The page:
Dr. Ed Kolodziej is one of the newest collaborators with the Puget Sound Institute. Kolodziej began his appointment at the University of Washington Department of Civil and Environmental Engineering last fall, with a joint appointment at Interdisciplinary Arts and Sciences at UW Tacoma. His research looks at some of the ways that organic compounds like steroids and other pharmaceuticals persist in the environment. Known as contaminants of emerging concern (CEC), these compounds are flushed into Puget Sound and other natural systems every day.​

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The watershed: winter bat recordings

BIG BROWN BAT (Eptesicus fuscus), IN FLIGHT AT NIGHT, ROGUE RIVER NATIONAL FOREST, OREGON

Big Brown Bat (Eptesicus fuscus). Photo: Angell Williams (CC BY 2.0) https://www.flickr.com/photos/53357045@N02/4973650026

Bats are thought of as warm weather creatures, but recent studies have shown that they can be active throughout the winter. Here in the Puget Sound region, bat echolocations have been recorded in temperatures in the low teens, and are commonly heard during more mild conditions. Continue reading

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Encyclopedia of Puget Sound topic editor Amy Snover recognized as White House Champion of Change

Encyclopedia of Puget Sound climate change topic editor Amy Snover has been honored as a White House Champion of Change for her work in climate change education and literacy. Snover is the Director of the University of Washington Climate Impacts Group and is Assistant Dean for Applied Research in the University of Washington’s College of the Environment. “Magic happens when we connect the analytic and predictive skills of science with the practical needs and multiple objectives of real-world decision-making,” Snover said in an announcement last week. “We create knowledge that is useful and used, and build essential societal capacity for tackling the challenges that face us.” Snover received her award at a White House ceremony on February 9th.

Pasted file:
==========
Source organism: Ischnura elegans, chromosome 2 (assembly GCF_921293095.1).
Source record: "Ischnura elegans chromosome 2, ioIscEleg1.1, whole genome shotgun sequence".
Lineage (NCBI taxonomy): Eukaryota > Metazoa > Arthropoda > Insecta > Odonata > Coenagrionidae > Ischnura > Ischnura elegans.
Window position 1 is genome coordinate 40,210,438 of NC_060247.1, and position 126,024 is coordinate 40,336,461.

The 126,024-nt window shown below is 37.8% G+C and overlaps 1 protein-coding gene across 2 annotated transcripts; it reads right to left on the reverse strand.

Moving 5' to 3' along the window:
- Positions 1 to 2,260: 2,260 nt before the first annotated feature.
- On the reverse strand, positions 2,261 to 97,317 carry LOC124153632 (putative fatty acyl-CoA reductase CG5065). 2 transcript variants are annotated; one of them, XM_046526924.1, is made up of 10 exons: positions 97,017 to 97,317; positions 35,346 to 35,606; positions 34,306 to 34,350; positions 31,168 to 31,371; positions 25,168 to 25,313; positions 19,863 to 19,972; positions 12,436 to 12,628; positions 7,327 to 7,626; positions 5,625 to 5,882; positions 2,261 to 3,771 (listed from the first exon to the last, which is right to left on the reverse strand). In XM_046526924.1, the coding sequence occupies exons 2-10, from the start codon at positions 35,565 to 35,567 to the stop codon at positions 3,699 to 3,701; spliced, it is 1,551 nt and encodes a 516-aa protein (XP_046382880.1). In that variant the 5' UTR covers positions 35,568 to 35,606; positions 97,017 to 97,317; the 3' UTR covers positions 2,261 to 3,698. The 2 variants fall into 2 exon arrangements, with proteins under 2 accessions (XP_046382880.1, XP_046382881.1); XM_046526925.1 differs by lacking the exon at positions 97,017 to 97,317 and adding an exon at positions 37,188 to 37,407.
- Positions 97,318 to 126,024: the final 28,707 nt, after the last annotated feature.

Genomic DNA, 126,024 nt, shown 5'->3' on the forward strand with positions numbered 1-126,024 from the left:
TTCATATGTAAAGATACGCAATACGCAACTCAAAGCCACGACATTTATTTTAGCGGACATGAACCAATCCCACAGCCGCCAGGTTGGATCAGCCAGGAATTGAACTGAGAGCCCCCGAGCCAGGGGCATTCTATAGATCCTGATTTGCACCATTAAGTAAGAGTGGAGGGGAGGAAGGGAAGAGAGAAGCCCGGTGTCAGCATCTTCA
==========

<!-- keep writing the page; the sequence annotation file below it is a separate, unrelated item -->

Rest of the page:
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Airport offers a glimpse at tightening stormwater regulations

Alaska Airlines 737 taking off from Sea-Tac Airport with Mt Rainier and Central Terminal in background. Photo: Port of Seattle by Don Wilson

Alaska Airlines 737 taking off from Sea-Tac Airport with Mt Rainier and Central Terminal in background. Photo: Port of Seattle by Don Wilson

How does one of the West’s busiest airports deal with extreme stormwater, and what does that mean for water quality standards in the rest of the state?

Read the latest article from Salish Sea Currents in the Encyclopedia of Puget Sound. 

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Identifying priority science for Puget Sound recovery

In December 2014, the Puget Sound Leadership Council adopted the 2014-2016 Biennial Science Work Plan, a document identifying decision-critical science for Puget Sound recovery. PSI Research Scientist Nick Georgiadis was lead author on the report in collaboration with the Puget Sound Partnership and its Science Panel. In the report, Georgiadis addresses the challenge of managing large scale ecosystems in the face of scientific uncertainty. Read an excerpt from a summary of the Biennial Science Work Plan below. Continue reading